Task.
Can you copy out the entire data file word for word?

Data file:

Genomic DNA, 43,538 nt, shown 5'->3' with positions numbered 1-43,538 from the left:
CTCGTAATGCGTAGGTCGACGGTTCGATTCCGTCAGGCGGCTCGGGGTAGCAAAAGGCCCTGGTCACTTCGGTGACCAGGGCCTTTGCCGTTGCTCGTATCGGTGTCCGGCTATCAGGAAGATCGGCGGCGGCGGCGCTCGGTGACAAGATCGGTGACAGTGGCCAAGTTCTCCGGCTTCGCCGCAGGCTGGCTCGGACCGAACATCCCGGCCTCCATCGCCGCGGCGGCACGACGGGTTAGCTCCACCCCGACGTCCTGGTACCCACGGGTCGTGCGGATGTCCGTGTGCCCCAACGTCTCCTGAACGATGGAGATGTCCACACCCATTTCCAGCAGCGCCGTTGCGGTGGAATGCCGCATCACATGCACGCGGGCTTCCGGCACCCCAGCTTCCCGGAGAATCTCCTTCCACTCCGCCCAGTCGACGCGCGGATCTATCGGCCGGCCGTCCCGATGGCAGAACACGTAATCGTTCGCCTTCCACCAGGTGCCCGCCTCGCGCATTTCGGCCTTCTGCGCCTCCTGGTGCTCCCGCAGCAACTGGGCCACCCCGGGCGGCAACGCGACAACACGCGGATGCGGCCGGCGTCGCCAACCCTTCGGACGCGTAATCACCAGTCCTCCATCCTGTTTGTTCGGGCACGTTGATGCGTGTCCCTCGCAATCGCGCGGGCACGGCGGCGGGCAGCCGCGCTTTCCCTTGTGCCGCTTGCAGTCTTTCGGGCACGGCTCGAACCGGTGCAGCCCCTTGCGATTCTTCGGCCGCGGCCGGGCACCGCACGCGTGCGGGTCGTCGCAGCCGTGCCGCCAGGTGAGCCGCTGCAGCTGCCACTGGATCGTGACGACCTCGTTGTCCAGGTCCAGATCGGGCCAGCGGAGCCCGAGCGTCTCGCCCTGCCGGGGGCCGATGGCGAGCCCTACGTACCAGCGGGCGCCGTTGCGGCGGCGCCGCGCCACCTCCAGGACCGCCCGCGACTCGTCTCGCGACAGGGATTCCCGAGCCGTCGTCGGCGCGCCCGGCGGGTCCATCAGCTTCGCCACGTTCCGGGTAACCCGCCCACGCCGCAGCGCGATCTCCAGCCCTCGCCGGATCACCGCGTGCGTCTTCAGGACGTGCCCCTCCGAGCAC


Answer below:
Genomic DNA, 43,538 nt, shown 5'->3' with positions numbered 1-43,538 from the left:
CTCGTAATGCGTAGGTCGACGGTTCGATTCCGTCAGGCGGCTCGGGGTAGCAAAAGGCCCTGGTCACTTCGGTGACCAGGGCCTTTGCCGTTGCTCGTATCGGTGTCCGGCTATCAGGAAGATCGGCGGCGGCGGCGCTCGGTGACAAGATCGGTGACAGTGGCCAAGTTCTCCGGCTTCGCCGCAGGCTGGCTCGGACCGAACATCCCGGCCTCCATCGCCGCGGCGGCACGACGGGTTAGCTCCACCCCGACGTCCTGGTACCCACGGGTCGTGCGGATGTCCGTGTGCCCCAACGTCTCCTGAACGATGGAGATGTCCACACCCATTTCCAGCAGCGCCGTTGCGGTGGAATGCCGCATCACATGCACGCGGGCTTCCGGCACCCCAGCTTCCCGGAGAATCTCCTTCCACTCCGCCCAGTCGACGCGCGGATCTATCGGCCGGCCGTCCCGATGGCAGAACACGTAATCGTTCGCCTTCCACCAGGTGCCCGCCTCGCGCATTTCGGCCTTCTGCGCCTCCTGGTGCTCCCGCAGCAACTGGGCCACCCCGGGCGGCAACGCGACAACACGCGGATGCGGCCGGCGTCGCCAACCCTTCGGACGCGTAATCACCAGTCCTCCATCCTGTTTGTTCGGGCACGTTGATGCGTGTCCCTCGCAATCGCGCGGGCACGGCGGCGGGCAGCCGCGCTTTCCCTTGTGCCGCTTGCAGTCTTTCGGGCACGGCTCGAACCGGTGCAGCCCCTTGCGATTCTTCGGCCGCGGCCGGGCACCGCACGCGTGCGGGTCGTCGCAGCCGTGCCGCCAGGTGAGCCGCTGCAGCTGCCACTGGATCGTGACGACCTCGTTGTCCAGGTCCAGATCGGGCCAGCGGAGCCCGAGCGTCTCGCCCTGCCGGGGGCCGATGGCGAGCCCTACGTACCAGCGGGCGCCGTTGCGGCGGCGCCGCGCCACCTCCAGGACCGCCCGCGACTCGTCTCGCGACAGGGATTCCCGAGCCGTCGTCGGCGCGCCCGGCGGGTCCATCAGCTTCGCCACGTTCCGGGTAACCCGCCCACGCCGCAGCGCGATCTCCAGCCCTCGCCGGATCACCGCGTGCGTCTTCAGGACGTGCCCCTCCGAGCAC